For the first few years I was dealing with rheumatoid arthritis, its effects on my appearance – or, more to the point, the effects of my medication on my appearance – weren’t enjoyable, but I guess they were tolerable. I gained weight – thanks, prednisone – (which I hated) and ended up more chubby than I thought I’d ever be but, otherwise, I still pretty much looked like myself.

Then this past year, my disease process really turned fierce and my pred had to be increased and new meds had to be added with even nastier side effects.

Since two of my newer meds also cause significant weight gain (but they are meds I need to be able to walk so I can’t really stop taking them), I’ve found myself at a weight I NEVER thought I’d weigh. And, of course, I’ve had to deal with hair loss – and am now growing it all back out. Right now, I’d say it’s about half an inch long. Oh, and long term prednisone use causes striae, deep red marks across the abdomen, that don’t go away. And that’s just part of the picture.

I’ve also experience the steroid related bone loss and have broken bones in my feet that aren’t healing that often have me hobbling around.

And my disease itself has worsened so I frequentely have hips, knees, and spine acting up, also causing me to hobble around.

My balance is off sometimes so I’m a fall risk. . . Bringing sexy back.

I now have handicapped parking and usually get to drive the little carts around Target, like I’m 110 years old.

I try my best to remember that my worth is not in my appearance and all those other things I absolutely know to be true but, I’m still a woman, and some days I just feel gross. Like sit down and cry about it gross.

I also can’t do my own toes anymore – because my hands stink – and I can’t trust the nice ladies at the salon not to squeeze my feet too hard so pedicures are out and I really hate ugly, naked toes. My sweet family tried to help with them but a) they have stuff to do and b) dealing with my feet is no bueno. So even my toes are having an unattractive spell right now.

Today is just one of THOSE days.

chronic illness

But moping won’t do any good and it’s certainly not the answer to anything.

So, while there is nothing I can do about these physical changes, other than continue to follow my diet plan and take my vitamins for my hair, there are things I do to snap out of these funks:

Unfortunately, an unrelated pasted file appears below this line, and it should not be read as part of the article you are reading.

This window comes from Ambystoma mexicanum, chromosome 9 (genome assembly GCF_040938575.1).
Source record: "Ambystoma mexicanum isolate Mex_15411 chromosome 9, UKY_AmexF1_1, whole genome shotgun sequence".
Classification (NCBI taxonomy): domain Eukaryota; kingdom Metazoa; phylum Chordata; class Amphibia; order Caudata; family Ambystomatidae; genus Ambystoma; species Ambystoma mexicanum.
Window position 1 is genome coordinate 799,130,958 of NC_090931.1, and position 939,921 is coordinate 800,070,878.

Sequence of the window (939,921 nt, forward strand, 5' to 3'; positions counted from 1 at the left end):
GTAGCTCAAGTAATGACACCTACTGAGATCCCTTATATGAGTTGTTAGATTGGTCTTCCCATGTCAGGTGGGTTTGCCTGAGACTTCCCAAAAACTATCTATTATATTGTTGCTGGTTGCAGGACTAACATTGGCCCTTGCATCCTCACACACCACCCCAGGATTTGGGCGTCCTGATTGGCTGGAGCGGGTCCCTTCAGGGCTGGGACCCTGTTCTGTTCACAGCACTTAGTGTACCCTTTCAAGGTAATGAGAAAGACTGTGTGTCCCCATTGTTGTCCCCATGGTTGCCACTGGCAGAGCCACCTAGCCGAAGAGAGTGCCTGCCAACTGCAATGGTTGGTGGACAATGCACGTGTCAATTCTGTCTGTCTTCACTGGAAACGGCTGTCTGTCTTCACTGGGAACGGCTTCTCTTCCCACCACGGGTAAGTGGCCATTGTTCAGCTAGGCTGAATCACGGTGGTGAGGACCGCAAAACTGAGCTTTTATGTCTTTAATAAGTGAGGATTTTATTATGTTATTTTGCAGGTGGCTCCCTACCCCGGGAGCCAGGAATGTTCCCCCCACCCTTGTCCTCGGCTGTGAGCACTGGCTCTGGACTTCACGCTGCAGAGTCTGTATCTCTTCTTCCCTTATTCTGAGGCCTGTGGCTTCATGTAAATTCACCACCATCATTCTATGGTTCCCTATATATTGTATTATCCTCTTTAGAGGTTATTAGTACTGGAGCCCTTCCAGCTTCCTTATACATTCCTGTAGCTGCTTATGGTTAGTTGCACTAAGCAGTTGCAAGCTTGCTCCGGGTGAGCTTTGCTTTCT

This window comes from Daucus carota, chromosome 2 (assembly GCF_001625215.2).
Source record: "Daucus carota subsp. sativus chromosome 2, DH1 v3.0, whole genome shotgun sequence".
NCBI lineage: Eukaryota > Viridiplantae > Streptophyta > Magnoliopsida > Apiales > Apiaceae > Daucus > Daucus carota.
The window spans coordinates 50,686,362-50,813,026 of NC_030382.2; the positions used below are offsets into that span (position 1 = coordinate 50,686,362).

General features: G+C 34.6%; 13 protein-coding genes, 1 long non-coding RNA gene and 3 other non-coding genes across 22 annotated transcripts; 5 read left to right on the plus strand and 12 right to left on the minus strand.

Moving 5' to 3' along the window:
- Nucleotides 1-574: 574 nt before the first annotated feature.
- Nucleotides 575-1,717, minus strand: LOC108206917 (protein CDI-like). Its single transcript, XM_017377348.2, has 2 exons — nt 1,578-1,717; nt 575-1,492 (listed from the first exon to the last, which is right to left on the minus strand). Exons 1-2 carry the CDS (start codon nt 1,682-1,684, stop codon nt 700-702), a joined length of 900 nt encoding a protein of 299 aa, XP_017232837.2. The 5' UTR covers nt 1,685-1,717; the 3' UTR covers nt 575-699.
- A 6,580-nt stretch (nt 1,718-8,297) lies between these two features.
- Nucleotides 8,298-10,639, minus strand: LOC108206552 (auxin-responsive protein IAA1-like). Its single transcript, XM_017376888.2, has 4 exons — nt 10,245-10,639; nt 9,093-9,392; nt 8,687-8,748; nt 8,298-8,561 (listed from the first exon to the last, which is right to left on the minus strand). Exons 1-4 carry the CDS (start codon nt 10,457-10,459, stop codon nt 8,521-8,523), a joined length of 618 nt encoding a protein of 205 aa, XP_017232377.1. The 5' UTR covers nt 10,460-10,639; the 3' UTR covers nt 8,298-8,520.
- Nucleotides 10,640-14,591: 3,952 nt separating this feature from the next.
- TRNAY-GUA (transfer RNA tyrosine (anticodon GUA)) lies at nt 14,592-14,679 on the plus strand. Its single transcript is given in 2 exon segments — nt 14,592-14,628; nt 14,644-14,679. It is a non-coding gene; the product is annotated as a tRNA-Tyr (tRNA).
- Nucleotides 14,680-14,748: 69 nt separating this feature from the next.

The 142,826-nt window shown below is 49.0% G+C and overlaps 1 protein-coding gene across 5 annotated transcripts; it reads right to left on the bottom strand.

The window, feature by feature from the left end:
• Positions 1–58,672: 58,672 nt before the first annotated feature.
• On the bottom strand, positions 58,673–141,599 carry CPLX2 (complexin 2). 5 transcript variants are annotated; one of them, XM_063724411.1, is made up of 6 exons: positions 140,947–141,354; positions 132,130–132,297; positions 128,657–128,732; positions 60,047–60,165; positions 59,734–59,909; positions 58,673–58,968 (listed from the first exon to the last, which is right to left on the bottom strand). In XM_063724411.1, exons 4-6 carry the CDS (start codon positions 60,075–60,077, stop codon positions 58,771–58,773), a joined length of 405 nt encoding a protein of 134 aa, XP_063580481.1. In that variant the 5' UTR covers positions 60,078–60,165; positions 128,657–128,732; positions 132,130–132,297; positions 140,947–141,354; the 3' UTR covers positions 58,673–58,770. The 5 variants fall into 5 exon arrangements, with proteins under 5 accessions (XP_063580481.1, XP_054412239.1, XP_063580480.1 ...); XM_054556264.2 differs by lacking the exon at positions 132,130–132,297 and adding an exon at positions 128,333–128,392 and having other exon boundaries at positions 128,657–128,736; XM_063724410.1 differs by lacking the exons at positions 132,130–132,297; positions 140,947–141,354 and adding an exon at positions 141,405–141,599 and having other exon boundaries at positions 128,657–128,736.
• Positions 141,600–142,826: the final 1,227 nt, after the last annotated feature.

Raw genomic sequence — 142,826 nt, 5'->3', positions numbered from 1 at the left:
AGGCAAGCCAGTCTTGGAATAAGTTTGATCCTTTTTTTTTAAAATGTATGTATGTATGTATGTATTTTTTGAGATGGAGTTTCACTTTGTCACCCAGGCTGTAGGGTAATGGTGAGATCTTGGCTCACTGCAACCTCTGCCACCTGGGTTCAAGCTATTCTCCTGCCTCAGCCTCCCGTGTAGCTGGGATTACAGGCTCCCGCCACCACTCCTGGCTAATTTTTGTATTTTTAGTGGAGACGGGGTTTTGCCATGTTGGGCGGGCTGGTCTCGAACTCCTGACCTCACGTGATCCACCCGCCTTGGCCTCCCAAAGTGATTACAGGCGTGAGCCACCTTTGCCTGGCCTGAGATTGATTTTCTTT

• It’s time for a long hot epsom salt bath with a Dirty Hippie bath bomb and some fabulous tunage.
  • I’ll be diffusing Valor all day and wearing Abudance everywhere.
  • Lots of deep breathing.
  • All of the Henry Herring hugs.
  • Gratitude – Seriously, this is a biggie. I am still walking and doing the things I want to (even if I have really spread them out) and, most importantly, I’m still here. Some of my spoonie friends have not been so fortunate and it’s been heartbreaking. I don’t have to have hair to be present for my loved ones.
  • Prayer – I need to pray like I need to breathe on days like this.

I don’t write all of this as a pity party at all. It’s just that I know I’m not alone in feeling this way. Autoimmune disease changes your whole life and I know other spoonies are fighting the same battles and probably having the same ugly days I am.

And I always want to be honest here. So others know they are not alone.

And that we will survive the ugly days too.

And we’ll keep on going.

Because as long as there is air in our lungs, we are here for a purpose – whether or not we have hair and no matter what size our pants are.



Be well, everybody.

Love and light. โค๏ธ๐Ÿ’™๐Ÿ’œ๐Ÿ’›๐Ÿ’š


  1. Hey chica! Sorry you have been having such a hard time! Life in Chez Wellington has had its moments. Can I come visit over the Thanksgiving holiday?




    • OMG! Yes, please do! Weโ€™ll boot the big doggies, you can meet Henry, and, most importantly, I can see your beautiful face!!!


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